4. 4. Demand Management: Need for Renewed Focus in A&D Sector Page 4 Challenge A recent merger between LSI semiconductors and Agere Systems resulted "In B2B environments the in several benefits like scale, growth, and efficiencies in their supply chain. demand signal that we get is There were significant synergies in market segments and customers. The out of phase due to three merger afforded the ability to provide inorganic as well as organic reasons. The first is latency investments to grow. However the merger also provided challenges in because the time has shifted terms of increased complexity of supply chain and increased uncertainty. when the demand signal is processed. The second is amplification – changes in Solution demand become exaggerated The realization was made that the best solution to addressing this due to each trading partner uncertainty was to create flexibility and visibility within the supply chain. A taking hedges out or adding hedges to the forecast. The B2B multi-enterprise platform was leveraged to provide this flexibility. Some third phenomenon is salient characteristics of the solution were: two-way closed loop interference where market communication flow, proactive management of supply constraints, events add to the aggregated view of demand, and early and automated notification of uncertainty. The best choice discrepancies to all partners. and only choice for us is to be very flexible and Benefits collaborative.” • Improved shipping performance to customer request "on dock" ~ Don Alvine, Vice President of Supply Chain and • Margin improvement through cycle time improvement from RT Chief Procurement Officer, visibility LSI Semiconductor • Better than industry average inventory performance Required Actions • Extend supply chain visibility. Ramp up the use of global supply chain visibility analytic tools. Best-in-Class are more than twice as likely as Industry Average companies to be performing various analyses, including tracking total landed costs, conducting root cause and trade lane analysis, and traceability / genealogy analysis at the item level. • Implement S&OP process with closed loop integration with execution. Seventy-one percent (71%) of Best-in-Class companies have a continuous monitoring of the S&OP output to ensure plan quality versus 20% of Laggard companies. The ability to measure and "It didn't happen overnight. We monitor the performance of their S&OP plans is a clear have been transforming both differentiator for Best-in-Class companies. our company and supply chain for the last ten years." • Create a globally integrated supply chain organization. ~ Tim Carroll, Vice-President, Thirty-eight percent (38%) of Industry Average companies indicate Global Supply Chain that they have a centralized supply chain management organization Operations, IBM Integrated versus 67% of all others. No longer can companies run different Supply Chain Aberdeen Supply supply chains for different products within the same business units. Chain Summit 2007 Key Note Consolidation and rationalization of business processes within the Address supply chain organizations is a necessity that has to be embraced. © 2007 Aberdeen Group, Inc. Telephone: 617 723 7890 www.aberdeen.com 091707a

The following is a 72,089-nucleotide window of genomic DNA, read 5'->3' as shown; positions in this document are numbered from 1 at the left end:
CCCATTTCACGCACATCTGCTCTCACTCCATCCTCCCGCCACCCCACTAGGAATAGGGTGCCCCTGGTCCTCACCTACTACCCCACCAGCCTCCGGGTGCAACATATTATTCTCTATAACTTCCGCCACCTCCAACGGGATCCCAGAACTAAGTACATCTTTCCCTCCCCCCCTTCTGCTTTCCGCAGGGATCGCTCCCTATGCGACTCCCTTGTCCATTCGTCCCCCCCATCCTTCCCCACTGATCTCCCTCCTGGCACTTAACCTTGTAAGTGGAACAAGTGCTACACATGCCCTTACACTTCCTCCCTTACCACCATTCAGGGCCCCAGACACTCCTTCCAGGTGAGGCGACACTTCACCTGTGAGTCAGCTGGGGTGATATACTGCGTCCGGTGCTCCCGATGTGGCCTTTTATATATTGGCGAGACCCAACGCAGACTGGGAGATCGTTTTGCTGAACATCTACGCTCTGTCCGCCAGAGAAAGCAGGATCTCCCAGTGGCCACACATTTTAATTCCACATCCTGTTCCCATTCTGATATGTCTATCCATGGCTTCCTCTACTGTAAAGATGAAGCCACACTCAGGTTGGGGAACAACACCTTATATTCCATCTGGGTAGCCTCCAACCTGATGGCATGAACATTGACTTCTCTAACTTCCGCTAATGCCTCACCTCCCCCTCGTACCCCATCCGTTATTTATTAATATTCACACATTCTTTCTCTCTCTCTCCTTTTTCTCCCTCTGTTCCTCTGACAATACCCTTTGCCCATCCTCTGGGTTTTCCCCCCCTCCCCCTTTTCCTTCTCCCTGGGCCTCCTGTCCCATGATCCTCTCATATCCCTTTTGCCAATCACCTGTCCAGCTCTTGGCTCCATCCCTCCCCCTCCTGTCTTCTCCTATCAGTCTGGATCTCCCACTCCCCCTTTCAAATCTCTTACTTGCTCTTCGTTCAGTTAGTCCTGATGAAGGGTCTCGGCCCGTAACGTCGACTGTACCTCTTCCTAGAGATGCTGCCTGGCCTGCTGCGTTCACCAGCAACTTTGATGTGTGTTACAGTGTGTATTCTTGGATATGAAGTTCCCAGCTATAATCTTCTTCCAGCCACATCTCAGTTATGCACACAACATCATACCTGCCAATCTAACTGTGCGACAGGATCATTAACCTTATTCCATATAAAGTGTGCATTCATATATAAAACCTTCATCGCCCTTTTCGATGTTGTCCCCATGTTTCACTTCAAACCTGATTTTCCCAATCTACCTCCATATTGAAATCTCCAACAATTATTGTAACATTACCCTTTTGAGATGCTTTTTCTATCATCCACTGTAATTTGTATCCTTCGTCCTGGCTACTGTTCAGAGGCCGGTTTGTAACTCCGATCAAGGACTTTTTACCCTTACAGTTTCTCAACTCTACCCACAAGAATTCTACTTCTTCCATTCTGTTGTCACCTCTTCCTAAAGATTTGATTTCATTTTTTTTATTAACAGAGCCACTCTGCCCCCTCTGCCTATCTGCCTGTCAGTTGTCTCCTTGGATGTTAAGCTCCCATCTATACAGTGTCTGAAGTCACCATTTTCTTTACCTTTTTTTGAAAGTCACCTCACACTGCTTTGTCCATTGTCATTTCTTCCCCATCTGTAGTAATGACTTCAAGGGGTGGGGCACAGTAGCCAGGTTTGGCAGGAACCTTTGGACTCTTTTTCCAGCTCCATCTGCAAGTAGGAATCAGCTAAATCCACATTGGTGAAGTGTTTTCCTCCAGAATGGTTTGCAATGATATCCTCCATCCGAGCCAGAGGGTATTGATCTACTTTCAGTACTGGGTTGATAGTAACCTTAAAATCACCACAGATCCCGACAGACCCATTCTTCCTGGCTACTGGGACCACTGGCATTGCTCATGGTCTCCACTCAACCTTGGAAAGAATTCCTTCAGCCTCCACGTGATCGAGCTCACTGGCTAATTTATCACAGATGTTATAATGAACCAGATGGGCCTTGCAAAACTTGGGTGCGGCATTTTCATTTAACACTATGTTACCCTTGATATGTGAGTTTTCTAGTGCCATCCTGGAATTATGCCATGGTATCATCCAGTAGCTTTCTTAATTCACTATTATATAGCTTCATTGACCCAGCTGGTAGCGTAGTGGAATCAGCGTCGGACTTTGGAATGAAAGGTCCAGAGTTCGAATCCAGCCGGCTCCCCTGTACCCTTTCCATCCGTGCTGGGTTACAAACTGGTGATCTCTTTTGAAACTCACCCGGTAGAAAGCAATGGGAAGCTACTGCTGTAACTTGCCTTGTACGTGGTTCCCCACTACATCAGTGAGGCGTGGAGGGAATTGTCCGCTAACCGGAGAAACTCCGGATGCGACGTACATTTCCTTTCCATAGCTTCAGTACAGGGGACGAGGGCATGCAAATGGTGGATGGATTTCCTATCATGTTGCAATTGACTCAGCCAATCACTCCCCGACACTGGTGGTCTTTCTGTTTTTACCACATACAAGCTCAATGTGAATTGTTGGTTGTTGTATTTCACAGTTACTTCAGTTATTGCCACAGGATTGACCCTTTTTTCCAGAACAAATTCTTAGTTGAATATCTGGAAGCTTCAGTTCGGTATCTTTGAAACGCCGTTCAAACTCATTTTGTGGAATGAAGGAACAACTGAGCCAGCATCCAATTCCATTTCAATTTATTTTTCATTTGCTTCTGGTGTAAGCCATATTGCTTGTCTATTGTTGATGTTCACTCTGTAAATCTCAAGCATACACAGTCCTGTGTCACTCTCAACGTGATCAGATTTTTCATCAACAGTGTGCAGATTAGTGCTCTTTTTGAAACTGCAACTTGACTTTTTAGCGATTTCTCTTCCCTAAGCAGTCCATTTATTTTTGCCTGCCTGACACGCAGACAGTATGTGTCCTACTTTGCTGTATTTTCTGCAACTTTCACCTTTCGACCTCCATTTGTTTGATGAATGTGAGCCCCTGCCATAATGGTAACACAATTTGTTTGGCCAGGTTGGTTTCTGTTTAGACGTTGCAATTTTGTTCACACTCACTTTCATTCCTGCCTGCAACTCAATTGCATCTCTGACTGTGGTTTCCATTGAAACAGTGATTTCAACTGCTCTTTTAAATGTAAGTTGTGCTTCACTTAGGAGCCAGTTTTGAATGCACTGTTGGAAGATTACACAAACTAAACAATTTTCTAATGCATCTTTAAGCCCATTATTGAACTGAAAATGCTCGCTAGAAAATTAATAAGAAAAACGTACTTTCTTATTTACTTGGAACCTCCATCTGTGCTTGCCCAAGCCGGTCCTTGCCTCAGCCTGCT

5. 5. Demand Management: Need for Renewed Focus in A&D Sector Page 5 For firms to succeed in the dynamic environment of the global economy, it is essential to implement a holistic strategy that takes full advantage of the available technology enabling intensive visibility, integration, and S&OP monitoring. For more information on this or other research topics, please visit www.aberdeen.com. Related Research Demand Management in Consumer Driving Sales and Top Line Revenue Industries; December 2006 Requirements Through Executive S&OP Demand Management in Discrete (April 2007) Industries: A Research Preview; October Executive S&OP: Process and Technology 2007 Strategies (June 2007) Author: Nari Viswanathan, Research Director, Supply Chain and Logistics, Aberdeen Group (nari.viswanathan@aberdeen.com) Founded in 1988, Aberdeen Group is the technology- driven research destination of choice for the global business executive. Aberdeen Group has 400,000 research members in over 36 countries around the world that both participate in and direct the most comprehensive technology-driven value chain research in the market. Through its continued fact-based research, benchmarking, and actionable analysis, Aberdeen Group offers global business and technology executives a unique mix of actionable research, KPIs, tools, and services. This document is the result of primary research performed by Aberdeen Group. Aberdeen Group's methodologies provides for objective fact based research and represent the best analysis available at the time of publication. Unless otherwise noted, the entire contents of this publication are copyrighted by Aberdeen Group, Inc. and may not be reproduced, distributed, archived, or transmitted in any form or by any means without prior written consent by Aberdeen Group, Inc. © 2007 Aberdeen Group, Inc. Telephone: 617 723 7890 www.aberdeen.com 091707a